• Mention your minimum. Many of your best clients may not be aware of your minimums, and that’s a tricky bridge to cross once they make a referral. If I’m asking clients for referrals, I usually say, “Ideally, I am looking to add clients with $3 million to manage.” That way, if they do recommend someone who doesn’t meet my minimum, they aren’t surprised if I wind up referring the prospect to another advisor.
  • Handle possible pushback. Your clients might not want to share you. They might worry that by taking on a new client, you’ll have less time to spend with them. Accordingly, I’ll often move the focus away from me and onto my current clients. I note that I intentionally limit myself to 70 to 80 relationships. I also say that adding a few clients with a minimum of $3 million who are good fits takes up less time than adding many clients with fewer assets to manage.
  • Raise a glass. Occasionally, I invite five couples or so to a wine-and-cheese reception; I also host an annual client appreciation event. These events are ideal venues for prospective clients to ask questions in an informal atmosphere. If a client mentions that she has a likely prospect, I encourage her to invite that person to one of these social events to meet me and my staff.
  • Keep a family tree. It’s important to keep your referring clients apprised of your progress with their referrals — and to record how each referral who becomes a client relates to the rest of your clients. For example, I work with several members of an extended family who regularly go cycling together — talking investments while they ride. If I mention one structured product to one member, I have to offer it to everyone connected to the family tree.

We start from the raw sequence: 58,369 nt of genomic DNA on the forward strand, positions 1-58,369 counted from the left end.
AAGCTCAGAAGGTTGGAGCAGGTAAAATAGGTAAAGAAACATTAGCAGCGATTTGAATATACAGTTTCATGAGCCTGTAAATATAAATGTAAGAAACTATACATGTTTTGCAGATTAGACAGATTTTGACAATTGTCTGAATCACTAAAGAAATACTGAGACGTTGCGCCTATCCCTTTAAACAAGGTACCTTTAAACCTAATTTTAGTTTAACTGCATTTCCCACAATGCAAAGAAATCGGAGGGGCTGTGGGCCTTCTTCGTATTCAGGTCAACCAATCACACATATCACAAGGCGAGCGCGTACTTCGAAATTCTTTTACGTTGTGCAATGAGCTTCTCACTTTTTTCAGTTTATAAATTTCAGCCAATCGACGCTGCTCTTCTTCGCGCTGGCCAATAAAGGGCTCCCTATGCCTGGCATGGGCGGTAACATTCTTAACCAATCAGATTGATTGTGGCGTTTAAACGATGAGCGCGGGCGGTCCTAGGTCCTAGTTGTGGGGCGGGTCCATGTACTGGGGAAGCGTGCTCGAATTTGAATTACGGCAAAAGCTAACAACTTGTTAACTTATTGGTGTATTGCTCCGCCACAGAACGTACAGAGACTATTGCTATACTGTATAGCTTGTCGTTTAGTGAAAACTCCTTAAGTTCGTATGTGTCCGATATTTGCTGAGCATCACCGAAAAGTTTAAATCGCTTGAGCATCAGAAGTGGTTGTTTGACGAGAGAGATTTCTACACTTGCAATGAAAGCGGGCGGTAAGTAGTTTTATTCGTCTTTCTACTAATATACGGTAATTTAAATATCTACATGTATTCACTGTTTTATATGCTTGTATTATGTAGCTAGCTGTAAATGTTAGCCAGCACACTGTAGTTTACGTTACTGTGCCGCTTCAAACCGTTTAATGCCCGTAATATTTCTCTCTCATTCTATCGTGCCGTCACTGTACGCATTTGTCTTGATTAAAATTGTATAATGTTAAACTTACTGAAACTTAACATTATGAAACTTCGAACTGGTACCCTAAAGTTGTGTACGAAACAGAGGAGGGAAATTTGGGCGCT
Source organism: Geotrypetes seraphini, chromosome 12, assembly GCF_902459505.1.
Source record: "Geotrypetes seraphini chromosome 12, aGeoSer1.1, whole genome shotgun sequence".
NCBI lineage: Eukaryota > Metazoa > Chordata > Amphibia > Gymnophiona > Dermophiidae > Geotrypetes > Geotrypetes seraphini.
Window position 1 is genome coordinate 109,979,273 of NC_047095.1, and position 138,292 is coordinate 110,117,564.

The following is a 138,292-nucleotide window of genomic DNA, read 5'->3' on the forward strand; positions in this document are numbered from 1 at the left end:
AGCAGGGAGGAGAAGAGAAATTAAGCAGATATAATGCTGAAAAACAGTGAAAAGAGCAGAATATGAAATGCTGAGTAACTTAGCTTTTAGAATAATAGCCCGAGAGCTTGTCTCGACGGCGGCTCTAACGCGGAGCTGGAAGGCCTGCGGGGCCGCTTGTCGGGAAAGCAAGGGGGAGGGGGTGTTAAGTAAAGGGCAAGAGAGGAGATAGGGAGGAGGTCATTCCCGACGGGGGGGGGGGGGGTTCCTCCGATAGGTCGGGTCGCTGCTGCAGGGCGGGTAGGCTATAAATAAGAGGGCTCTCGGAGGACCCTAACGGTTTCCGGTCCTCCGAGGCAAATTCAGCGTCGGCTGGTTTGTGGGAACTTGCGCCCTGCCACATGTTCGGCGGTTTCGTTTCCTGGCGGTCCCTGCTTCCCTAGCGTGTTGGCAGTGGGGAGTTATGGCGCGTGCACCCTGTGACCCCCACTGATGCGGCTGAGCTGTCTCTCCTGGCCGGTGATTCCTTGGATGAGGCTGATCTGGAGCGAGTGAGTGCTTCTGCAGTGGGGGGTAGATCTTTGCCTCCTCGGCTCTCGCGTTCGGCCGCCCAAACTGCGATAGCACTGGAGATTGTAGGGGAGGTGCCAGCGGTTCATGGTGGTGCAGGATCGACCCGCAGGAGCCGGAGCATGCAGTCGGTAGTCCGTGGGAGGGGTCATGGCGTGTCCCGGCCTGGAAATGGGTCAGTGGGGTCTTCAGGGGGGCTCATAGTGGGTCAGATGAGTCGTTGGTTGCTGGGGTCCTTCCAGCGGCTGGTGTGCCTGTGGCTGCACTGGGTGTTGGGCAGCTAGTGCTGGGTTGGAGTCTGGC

• Say thank you. Try something more personal than an email. I rely on my sister Linda’s beautiful handmade cards. In addition to sending them on clients’ birthdays and anniversaries, I use them to thank clients personally for referrals. It’s so rare to receive handwritten notes that these cards really stand out. 
  • Make a great first impression. I tell my staff that on every opportunity to touch a client, whether by phone or with a note, we have two possible results: We can increase or decrease our value. There’s no middle ground. To ensure that we make a great first impression on prospects, I brief my entire staff when a client makes a referral, especially if that person is well known. When a prospect identifies himself on the phone, I want him to be greeted in a warm and inviting way.
  • Reciprocate. If you ask a client for referrals, you might also offer to refer her as well: “The next time a friend needs a general contractor, I’ll be sure to mention your name.” Some advisors even have a book of client businesses with business cards in their waiting room. Of course, before you include a client in any promotional effort, be sure to check about privacy concerns. Some clients don’t want others in the community to know they are working with an advisor.

While my approach for referrals is effective, it’s not systematic or aggressive. Rather than put clients on the spot, I choose to gently, but routinely, remind them that I’m interested in new clients.
If you need a push to ask for referrals, keep in mind that there’s something in the referral process for clients, too: They get to look like heroes for introducing their family members or friends to the top-notch service you deliver. Meanwhile, the referring clients become more invested in their relationship with you because you share another personal connection. How’s that for a win? 

Kimberly Foss, CFP, CPWA, is a Financial Planning columnist and the founder and president of Empyrion Wealth Management in Roseville, Calif. Follow her on Twitter at @KimberlyFossCFP.